Living organ donation continues its decade-long rise |

Living organ donation continues its decade-long rise

WASHINGTON (AP) – Organ donations from the living jumped by 16 percent last year, the largest increase on record, as the waiting list for transplants grew much faster than donations from people who had died.

More than 5,500 people gave a kidney or, less commonly, a piece of the liver, accounting for nearly half the nation’s donors in 2000, said the Department of Health and Human Services, which is launching a major donor initiative Tuesday including a campaign to promote donation at the workplace.

The number of living donors has been growing more quickly than the number of cadaveric donors for a decade, but the gap was particularly striking in 2000. While the number of living donors jumped 16.5 percent, donations from the dead edged up by just 2.7 percent.

At this rate, living donors will outnumber cadaveric donors within a year or two.

The HHS campaign is the brainchild of Secretary Tommy Thompson, who arrived at his post with a hard-line reputation on the contentious issue of how to distribute donated organs. Rather than distribution, however, Thompson has focused on the donation side of the equation, constantly encouraging audiences to sign donor cards.

Now, his ”Workplace Partnership” will encourage businesses and unions to promote donation, giving them ideas and chronicling their efforts on a new Web site. Nearly 20 companies and organizations, including General Motors, Verizon and the United Auto Workers, have signed on, and HHS hopes many others will join.

The department also plans to introduce a national donor card that backers hope will give transplant officials a stronger case for proceeding with donation even if the family is wary.

Until now, most of the effort has been channeled into media campaigns that encourage people to talk to their families about donation. HHS also has moved to require hospitals to report deaths to local organ banks so transplant professionals can identify potential donors and approach their survivors.

But these efforts, all aimed at donation after death, have produced only tiny increases over the last several years. In the 1990s, the number of patients on waiting lists grew five times as fast as the number of transplant operations.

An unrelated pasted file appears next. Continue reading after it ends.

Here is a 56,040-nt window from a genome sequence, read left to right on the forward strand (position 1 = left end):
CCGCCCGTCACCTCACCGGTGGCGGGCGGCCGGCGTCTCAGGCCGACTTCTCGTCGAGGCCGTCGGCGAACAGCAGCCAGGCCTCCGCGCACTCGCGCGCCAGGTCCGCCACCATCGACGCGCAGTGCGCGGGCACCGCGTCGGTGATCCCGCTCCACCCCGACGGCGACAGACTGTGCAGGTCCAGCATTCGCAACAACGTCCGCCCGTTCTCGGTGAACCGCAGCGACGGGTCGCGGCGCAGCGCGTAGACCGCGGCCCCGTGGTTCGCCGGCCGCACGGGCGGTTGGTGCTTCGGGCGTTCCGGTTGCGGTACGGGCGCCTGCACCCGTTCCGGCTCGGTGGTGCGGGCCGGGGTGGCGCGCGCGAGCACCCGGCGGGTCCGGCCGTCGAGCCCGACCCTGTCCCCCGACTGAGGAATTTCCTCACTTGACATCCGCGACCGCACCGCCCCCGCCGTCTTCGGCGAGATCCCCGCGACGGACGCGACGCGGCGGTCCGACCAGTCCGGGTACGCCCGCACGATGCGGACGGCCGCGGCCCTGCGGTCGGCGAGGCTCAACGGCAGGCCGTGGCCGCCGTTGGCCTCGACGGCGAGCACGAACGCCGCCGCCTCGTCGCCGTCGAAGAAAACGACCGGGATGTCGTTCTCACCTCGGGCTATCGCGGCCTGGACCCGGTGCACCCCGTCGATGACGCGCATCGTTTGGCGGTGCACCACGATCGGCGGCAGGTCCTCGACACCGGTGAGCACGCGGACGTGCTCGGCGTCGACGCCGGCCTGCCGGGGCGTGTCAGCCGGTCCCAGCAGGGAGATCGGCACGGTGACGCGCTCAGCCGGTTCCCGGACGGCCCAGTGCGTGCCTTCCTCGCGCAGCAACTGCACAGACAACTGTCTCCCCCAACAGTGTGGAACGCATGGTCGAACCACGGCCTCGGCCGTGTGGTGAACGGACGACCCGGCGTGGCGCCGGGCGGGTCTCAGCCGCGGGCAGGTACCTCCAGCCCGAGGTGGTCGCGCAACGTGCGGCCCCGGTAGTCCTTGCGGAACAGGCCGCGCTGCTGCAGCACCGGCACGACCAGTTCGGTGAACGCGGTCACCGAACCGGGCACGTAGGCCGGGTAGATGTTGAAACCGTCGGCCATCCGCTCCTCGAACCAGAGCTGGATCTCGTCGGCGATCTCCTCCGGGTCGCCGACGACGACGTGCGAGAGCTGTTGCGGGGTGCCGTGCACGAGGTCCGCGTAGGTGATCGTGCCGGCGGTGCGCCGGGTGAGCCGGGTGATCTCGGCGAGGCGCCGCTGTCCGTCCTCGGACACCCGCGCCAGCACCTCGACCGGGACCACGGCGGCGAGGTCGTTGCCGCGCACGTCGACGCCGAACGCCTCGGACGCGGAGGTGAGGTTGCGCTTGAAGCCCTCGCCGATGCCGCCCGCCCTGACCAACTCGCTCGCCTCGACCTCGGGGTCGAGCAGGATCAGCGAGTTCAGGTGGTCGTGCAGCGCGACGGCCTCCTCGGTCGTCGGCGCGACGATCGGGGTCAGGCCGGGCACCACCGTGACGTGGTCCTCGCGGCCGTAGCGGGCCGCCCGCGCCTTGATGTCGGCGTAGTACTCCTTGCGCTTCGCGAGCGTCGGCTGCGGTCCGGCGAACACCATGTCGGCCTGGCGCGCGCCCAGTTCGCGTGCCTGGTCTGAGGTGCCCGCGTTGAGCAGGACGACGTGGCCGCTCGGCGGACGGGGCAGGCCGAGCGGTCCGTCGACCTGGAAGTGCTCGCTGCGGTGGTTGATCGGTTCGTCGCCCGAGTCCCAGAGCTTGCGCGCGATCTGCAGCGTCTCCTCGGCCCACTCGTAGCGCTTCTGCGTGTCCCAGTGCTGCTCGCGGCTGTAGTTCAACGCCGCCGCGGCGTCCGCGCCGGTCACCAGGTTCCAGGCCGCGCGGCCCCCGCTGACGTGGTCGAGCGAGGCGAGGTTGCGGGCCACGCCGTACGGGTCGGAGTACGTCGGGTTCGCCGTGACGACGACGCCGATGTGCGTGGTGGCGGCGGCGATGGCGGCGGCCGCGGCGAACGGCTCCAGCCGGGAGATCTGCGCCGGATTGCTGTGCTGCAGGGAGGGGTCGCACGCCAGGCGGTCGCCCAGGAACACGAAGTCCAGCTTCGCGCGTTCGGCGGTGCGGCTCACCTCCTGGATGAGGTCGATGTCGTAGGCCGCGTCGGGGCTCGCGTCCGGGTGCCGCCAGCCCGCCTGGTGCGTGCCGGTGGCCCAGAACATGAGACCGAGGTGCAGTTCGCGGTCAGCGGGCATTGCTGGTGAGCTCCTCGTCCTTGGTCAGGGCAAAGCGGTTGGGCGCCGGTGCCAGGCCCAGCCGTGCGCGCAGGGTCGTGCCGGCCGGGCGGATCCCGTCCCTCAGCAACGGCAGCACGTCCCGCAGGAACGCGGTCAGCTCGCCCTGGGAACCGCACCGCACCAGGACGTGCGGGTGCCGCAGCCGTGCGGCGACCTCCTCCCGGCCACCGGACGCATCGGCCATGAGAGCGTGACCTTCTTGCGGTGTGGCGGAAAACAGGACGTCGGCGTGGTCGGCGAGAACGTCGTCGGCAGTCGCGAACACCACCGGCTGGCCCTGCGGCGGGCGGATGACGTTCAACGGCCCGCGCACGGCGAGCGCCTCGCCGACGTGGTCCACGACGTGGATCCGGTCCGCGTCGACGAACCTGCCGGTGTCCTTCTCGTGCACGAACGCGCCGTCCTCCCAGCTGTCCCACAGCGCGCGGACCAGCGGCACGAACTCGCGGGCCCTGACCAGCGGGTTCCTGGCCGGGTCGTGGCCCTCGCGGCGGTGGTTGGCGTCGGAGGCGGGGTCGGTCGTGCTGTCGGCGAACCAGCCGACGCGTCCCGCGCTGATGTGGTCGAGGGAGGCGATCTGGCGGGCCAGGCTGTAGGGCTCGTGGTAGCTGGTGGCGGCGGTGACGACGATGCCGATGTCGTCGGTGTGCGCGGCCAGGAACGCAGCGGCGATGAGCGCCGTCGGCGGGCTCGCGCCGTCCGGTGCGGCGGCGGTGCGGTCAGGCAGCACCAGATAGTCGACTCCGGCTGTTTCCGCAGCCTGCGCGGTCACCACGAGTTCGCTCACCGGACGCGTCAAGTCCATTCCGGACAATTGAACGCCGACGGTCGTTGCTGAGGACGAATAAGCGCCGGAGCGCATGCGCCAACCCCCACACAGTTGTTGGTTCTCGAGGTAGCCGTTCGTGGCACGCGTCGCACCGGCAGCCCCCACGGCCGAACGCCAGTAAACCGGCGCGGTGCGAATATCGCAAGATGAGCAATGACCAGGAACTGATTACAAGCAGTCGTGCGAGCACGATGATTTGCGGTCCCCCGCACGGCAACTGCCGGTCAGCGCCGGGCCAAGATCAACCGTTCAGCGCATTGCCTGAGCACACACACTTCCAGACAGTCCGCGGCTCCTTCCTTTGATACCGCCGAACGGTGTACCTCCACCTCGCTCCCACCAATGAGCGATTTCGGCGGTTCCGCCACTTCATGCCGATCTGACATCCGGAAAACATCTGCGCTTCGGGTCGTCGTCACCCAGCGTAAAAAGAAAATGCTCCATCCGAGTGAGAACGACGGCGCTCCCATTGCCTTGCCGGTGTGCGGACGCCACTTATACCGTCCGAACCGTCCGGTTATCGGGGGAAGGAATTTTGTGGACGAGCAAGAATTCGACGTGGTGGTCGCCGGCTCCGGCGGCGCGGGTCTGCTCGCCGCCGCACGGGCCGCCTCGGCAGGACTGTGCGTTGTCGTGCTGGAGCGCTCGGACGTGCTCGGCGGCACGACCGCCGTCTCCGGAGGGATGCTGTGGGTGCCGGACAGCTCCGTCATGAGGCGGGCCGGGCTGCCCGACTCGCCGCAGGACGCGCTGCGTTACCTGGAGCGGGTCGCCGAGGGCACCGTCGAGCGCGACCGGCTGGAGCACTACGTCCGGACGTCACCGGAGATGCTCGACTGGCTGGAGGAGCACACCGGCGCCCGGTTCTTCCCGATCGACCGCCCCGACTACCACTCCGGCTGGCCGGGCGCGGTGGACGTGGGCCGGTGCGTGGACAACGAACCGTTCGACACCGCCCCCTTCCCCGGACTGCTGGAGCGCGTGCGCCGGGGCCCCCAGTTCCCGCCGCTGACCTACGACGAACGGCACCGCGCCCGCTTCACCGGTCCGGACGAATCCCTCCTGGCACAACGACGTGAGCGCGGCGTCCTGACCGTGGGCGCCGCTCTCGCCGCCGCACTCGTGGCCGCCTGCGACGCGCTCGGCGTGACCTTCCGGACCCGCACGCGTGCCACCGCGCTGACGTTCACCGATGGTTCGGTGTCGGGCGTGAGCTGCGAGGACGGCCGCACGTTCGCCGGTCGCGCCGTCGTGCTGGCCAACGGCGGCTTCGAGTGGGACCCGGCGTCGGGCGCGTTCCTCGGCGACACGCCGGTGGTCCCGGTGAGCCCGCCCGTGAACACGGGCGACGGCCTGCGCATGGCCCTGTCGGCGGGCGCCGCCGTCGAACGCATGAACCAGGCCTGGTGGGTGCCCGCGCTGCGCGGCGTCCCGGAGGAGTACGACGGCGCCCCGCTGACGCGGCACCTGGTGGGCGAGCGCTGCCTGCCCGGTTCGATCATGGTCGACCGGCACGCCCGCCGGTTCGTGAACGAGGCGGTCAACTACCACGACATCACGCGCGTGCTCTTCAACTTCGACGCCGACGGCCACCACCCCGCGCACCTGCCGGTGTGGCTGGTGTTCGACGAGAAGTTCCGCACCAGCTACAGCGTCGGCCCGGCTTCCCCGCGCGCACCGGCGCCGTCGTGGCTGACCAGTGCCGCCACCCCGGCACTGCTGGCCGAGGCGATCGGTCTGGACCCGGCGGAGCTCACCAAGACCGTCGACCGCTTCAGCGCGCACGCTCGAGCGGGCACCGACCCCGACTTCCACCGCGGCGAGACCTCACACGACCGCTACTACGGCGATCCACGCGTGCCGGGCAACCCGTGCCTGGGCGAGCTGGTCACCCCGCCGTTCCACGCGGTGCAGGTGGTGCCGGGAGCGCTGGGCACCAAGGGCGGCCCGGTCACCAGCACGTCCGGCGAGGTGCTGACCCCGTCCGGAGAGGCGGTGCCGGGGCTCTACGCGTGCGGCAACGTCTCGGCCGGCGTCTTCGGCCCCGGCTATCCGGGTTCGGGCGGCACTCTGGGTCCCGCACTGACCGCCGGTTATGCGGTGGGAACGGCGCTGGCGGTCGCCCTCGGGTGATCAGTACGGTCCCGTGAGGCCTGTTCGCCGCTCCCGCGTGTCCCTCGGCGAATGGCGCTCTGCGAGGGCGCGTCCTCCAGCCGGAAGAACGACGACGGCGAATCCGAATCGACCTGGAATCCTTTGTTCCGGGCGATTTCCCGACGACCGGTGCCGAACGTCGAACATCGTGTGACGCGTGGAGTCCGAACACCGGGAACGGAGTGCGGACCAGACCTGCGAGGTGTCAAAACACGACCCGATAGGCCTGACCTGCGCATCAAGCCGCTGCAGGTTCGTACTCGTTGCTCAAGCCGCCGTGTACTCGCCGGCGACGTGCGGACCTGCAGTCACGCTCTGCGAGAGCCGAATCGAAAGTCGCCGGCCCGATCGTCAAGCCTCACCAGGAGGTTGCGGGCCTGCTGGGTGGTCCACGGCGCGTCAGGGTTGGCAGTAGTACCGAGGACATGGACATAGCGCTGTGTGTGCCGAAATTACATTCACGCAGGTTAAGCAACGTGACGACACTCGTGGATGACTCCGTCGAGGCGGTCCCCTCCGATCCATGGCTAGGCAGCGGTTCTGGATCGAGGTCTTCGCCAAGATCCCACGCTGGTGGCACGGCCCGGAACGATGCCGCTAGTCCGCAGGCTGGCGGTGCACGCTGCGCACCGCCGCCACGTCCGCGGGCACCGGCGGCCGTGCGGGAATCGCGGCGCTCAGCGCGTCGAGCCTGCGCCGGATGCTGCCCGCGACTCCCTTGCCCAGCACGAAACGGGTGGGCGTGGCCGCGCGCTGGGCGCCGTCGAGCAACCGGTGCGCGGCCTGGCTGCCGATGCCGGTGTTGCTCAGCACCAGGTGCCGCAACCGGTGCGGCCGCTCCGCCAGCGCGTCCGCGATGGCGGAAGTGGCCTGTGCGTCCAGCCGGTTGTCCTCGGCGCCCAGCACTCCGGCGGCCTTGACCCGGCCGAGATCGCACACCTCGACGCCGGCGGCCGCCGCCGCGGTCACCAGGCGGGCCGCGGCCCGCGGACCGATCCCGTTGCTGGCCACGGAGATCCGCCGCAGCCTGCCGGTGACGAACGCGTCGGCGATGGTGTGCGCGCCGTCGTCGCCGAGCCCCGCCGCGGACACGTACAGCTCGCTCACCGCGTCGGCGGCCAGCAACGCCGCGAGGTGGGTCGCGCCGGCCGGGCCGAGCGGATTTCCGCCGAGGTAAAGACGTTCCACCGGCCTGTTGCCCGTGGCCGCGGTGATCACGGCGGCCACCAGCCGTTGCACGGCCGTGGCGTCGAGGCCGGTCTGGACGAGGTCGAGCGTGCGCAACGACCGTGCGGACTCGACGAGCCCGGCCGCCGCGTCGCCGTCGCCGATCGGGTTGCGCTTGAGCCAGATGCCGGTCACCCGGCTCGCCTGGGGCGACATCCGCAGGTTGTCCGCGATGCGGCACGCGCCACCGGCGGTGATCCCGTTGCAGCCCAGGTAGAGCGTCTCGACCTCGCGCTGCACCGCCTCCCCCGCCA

The long wait – close to 76,000 people are now in line – has helped produce the spike in living donations, experts said.

”When you have to tell patients the wait is going to be three or four years, you say, ‘I’d look around and see who might donate a kidney – your family, your friends or someone,”’ said Dr. Patricia Adams, president of the United Network for Organ Sharing, who works with kidney patients at Wake Forest University in Winston-Salem, N.C.

In 2000, a total 22,827 organ transplants were performed, an increase of 5.4 percent over 1999, according to data compiled by the transplant network.

The increases were much more dramatic among living donors, who now comprise nearly half of all organ donors. Still, cadaveric – or dead – donors account for the bulk of transplants because each cadaver can donate several organs.

Last year, there were 5,532 living donors and 5,984 dead donors.

A huge majority of donations from the living are kidneys, since most people have two healthy kidneys but must have only one. Last year there were also 344 living liver donations, where surgeons remove a part of a liver for transplant and each piece grows into a whole organ.

Medically, doctors have only been dividing livers for the last few years, explaining the quick rise in the number of these living livers donations.

And for kidneys, research over the last few years has proven that living donations, even from people who are not close relatives, are just as successful – if not more so – than kidneys from people who have died.

That’s because the donor is typically quite healthy, and the transplant can be planned more carefully. The donated kidney is usually outside the body for a half hour or less, allowing it to begin functioning in its new body more quickly, said Arthur Matas, a kidney transplant surgeon at the University of Minnesota.

And laparoscopic surgery, where the kidney is removed through a small incision, has reduced the pain and recovery time for the donor.

Still, Matas emphasizes, risks to donors accompany any major surgery.

”When I talk to them, I try to just lay it on the line and say, ‘This is an operation that has risks without any physical benefits (to the donor),”’ he said, but few are dissuaded. ”When I see patients, their families are there, having already decided who’s going to be a donor.”

On the Net: United Network for Organ Sharing:

HHS Division of Transplantation:

Coalition on Donation:

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